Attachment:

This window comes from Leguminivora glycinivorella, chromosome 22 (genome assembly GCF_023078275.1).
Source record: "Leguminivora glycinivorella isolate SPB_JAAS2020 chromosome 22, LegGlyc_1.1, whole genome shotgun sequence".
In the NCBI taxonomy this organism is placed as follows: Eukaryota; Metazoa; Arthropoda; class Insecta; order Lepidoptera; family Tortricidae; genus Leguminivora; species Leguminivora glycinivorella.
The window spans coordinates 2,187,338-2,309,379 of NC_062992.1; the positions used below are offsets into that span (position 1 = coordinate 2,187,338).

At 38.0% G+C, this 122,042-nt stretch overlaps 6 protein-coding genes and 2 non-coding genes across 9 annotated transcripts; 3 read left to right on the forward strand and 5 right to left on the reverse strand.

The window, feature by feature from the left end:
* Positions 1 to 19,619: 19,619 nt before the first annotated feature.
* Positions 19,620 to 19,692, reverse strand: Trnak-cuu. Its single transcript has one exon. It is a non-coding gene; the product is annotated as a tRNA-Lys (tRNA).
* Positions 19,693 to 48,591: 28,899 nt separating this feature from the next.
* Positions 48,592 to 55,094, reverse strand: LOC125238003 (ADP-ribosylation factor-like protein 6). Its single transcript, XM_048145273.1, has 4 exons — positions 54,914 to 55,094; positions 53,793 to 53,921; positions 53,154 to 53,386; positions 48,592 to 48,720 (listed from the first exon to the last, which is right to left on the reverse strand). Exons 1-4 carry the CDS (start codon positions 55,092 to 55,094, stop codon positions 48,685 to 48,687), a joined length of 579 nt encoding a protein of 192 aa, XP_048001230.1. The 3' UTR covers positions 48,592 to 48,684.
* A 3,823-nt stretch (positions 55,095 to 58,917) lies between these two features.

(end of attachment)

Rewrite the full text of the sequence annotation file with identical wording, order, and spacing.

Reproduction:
This window comes from Leguminivora glycinivorella, chromosome 22 (genome assembly GCF_023078275.1).
Source record: "Leguminivora glycinivorella isolate SPB_JAAS2020 chromosome 22, LegGlyc_1.1, whole genome shotgun sequence".
In the NCBI taxonomy this organism is placed as follows: Eukaryota; Metazoa; Arthropoda; class Insecta; order Lepidoptera; family Tortricidae; genus Leguminivora; species Leguminivora glycinivorella.
The window spans coordinates 2,187,338-2,309,379 of NC_062992.1; the positions used below are offsets into that span (position 1 = coordinate 2,187,338).

At 38.0% G+C, this 122,042-nt stretch overlaps 6 protein-coding genes and 2 non-coding genes across 9 annotated transcripts; 3 read left to right on the forward strand and 5 right to left on the reverse strand.

The window, feature by feature from the left end:
* Positions 1 to 19,619: 19,619 nt before the first annotated feature.
* Positions 19,620 to 19,692, reverse strand: Trnak-cuu. Its single transcript has one exon. It is a non-coding gene; the product is annotated as a tRNA-Lys (tRNA).
* Positions 19,693 to 48,591: 28,899 nt separating this feature from the next.
* Positions 48,592 to 55,094, reverse strand: LOC125238003 (ADP-ribosylation factor-like protein 6). Its single transcript, XM_048145273.1, has 4 exons — positions 54,914 to 55,094; positions 53,793 to 53,921; positions 53,154 to 53,386; positions 48,592 to 48,720 (listed from the first exon to the last, which is right to left on the reverse strand). Exons 1-4 carry the CDS (start codon positions 55,092 to 55,094, stop codon positions 48,685 to 48,687), a joined length of 579 nt encoding a protein of 192 aa, XP_048001230.1. The 3' UTR covers positions 48,592 to 48,684.
* A 3,823-nt stretch (positions 55,095 to 58,917) lies between these two features.